BadZipfile "file is not a zip file"
pavlovevidence at gmail.com
Fri Jan 9 09:46:27 CET 2009
On Jan 9, 2:16 am, Steven D'Aprano <st... at REMOVE-THIS-
> On Thu, 08 Jan 2009 16:47:39 -0800, webcomm wrote:
> > The error...
> > BadZipfile: File is not a zip file
> > When I look at data.zip in Windows, it appears to be a valid zip file.
> > I am able to uncompress it in Windows XP, and can also uncompress it
> > with 7-Zip. It looks like zipfile is not able to read a "table of
> > contents" in the zip file. That's not a concept I'm familiar with.
> No, ZipFile can read table of contents:
> Help on method printdir in module zipfile:
> printdir(self) unbound zipfile.ZipFile method
> Print a table of contents for the zip file.
> In my experience, zip files originating from Windows sometimes have
> garbage at the end of the file. WinZip just ignores the garbage, but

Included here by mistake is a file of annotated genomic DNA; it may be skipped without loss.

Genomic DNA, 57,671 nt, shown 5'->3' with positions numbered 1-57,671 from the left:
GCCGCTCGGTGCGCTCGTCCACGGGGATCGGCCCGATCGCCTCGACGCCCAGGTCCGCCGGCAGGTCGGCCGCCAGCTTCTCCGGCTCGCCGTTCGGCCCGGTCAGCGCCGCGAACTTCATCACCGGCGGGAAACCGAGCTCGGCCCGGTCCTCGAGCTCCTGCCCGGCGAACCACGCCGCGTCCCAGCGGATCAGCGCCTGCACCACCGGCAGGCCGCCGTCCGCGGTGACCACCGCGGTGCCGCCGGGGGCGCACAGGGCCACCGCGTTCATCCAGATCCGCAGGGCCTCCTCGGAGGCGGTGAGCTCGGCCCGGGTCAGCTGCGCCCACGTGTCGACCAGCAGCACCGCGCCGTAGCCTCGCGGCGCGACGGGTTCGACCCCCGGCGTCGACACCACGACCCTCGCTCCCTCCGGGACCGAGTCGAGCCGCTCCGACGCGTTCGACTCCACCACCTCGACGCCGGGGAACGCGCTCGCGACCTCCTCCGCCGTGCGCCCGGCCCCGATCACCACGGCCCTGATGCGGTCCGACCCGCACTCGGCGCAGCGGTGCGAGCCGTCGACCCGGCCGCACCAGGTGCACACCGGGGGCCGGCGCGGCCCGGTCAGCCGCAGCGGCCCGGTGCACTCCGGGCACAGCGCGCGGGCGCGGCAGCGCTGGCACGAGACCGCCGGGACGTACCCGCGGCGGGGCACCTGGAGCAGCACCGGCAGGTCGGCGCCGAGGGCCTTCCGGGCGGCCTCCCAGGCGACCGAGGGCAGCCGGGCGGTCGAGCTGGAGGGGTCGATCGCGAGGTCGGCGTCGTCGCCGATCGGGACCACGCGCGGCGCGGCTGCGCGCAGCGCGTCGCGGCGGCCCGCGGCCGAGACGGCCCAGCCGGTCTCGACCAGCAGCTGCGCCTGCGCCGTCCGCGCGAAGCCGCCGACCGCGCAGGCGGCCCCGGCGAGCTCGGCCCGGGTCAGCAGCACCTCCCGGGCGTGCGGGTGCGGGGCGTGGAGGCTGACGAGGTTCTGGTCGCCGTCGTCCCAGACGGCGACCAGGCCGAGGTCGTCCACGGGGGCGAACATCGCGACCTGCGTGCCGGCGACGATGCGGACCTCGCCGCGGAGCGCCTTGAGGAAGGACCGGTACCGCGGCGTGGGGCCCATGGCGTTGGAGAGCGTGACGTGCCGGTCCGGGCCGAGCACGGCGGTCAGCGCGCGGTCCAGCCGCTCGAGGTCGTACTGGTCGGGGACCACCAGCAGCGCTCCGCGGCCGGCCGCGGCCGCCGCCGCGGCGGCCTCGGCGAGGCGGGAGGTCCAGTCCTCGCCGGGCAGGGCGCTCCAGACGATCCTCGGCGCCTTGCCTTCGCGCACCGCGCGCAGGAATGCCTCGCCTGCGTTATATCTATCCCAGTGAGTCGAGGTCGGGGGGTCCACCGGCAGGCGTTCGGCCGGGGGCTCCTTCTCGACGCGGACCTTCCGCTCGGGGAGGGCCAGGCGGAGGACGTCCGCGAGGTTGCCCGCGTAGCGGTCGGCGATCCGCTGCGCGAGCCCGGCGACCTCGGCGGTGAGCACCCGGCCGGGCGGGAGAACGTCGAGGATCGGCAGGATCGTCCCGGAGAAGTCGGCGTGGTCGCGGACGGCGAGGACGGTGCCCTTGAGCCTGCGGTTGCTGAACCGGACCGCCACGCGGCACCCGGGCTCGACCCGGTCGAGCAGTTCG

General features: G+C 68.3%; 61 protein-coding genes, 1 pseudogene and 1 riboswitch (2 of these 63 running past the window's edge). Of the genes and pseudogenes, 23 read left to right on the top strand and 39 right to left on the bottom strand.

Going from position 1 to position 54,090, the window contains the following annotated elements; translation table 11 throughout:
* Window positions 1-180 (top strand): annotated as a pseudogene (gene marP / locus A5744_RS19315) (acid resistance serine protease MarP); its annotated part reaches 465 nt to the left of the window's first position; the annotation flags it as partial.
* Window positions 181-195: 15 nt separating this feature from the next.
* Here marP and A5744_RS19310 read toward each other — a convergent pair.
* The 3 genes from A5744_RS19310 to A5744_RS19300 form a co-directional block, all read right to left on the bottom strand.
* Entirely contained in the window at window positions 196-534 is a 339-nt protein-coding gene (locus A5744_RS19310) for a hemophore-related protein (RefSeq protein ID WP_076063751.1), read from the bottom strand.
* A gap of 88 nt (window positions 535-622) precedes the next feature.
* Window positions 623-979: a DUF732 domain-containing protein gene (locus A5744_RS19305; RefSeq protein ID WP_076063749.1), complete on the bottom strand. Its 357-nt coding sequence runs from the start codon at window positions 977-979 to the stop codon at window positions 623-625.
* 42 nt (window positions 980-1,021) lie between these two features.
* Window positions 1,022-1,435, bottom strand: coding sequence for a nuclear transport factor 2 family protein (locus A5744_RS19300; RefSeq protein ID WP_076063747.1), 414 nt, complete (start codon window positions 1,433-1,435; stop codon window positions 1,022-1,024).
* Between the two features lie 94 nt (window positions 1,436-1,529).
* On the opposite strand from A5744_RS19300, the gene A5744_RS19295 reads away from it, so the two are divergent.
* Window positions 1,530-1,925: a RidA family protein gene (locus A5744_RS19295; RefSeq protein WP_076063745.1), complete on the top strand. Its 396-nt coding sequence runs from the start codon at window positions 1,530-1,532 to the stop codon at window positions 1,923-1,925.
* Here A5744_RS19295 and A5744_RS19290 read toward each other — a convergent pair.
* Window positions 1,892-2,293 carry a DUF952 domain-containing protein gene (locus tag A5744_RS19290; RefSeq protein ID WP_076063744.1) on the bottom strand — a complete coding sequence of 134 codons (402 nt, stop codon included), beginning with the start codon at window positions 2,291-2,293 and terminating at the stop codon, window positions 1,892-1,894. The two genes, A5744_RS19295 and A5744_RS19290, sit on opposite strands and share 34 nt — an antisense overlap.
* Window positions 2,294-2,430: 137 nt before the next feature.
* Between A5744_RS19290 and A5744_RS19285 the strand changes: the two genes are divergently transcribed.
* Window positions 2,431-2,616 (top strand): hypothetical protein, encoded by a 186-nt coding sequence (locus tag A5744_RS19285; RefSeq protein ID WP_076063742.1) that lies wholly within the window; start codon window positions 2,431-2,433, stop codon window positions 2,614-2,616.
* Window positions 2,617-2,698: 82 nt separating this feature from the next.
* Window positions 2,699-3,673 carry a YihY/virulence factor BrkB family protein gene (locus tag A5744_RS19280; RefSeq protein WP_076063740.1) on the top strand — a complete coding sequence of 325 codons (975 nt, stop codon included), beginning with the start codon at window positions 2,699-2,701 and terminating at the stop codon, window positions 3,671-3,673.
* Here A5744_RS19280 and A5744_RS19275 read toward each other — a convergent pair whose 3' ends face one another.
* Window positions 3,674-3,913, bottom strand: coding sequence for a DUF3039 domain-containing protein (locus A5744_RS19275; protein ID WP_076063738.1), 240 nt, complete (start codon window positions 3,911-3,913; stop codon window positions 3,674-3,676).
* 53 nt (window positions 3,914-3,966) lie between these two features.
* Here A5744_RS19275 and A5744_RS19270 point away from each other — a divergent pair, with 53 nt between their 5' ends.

> other tools sometimes don't -- if I recall correctly, Linux unzip
> successfully unzips the file but then complains that the file was
> corrupt. It's possible that you're running into a similar problem.
The zipfile format is kind of brain dead, you can't tell where the end
of the file is supposed to be by looking at the header. If the end of
file hasn't yet been reached there could be more data. To make
matters worse, somehow zip files came to have text comments simply
appended to the end of them. (Probably this was for the benefit of
people who would cat them to the terminal.)
Anyway, if you see something that doesn't adhere to the zipfile
format, you don't have any foolproof way to know if it's because the
file is corrupted or if it's just an appended comment.
Most zipfile readers use a heuristic to distinguish. Python's zipfile
module just assumes it's corrupted.
The following post from a while back gives a solution that tries to
snip the comment off so that zipfile module can handle it. It might
help you out.
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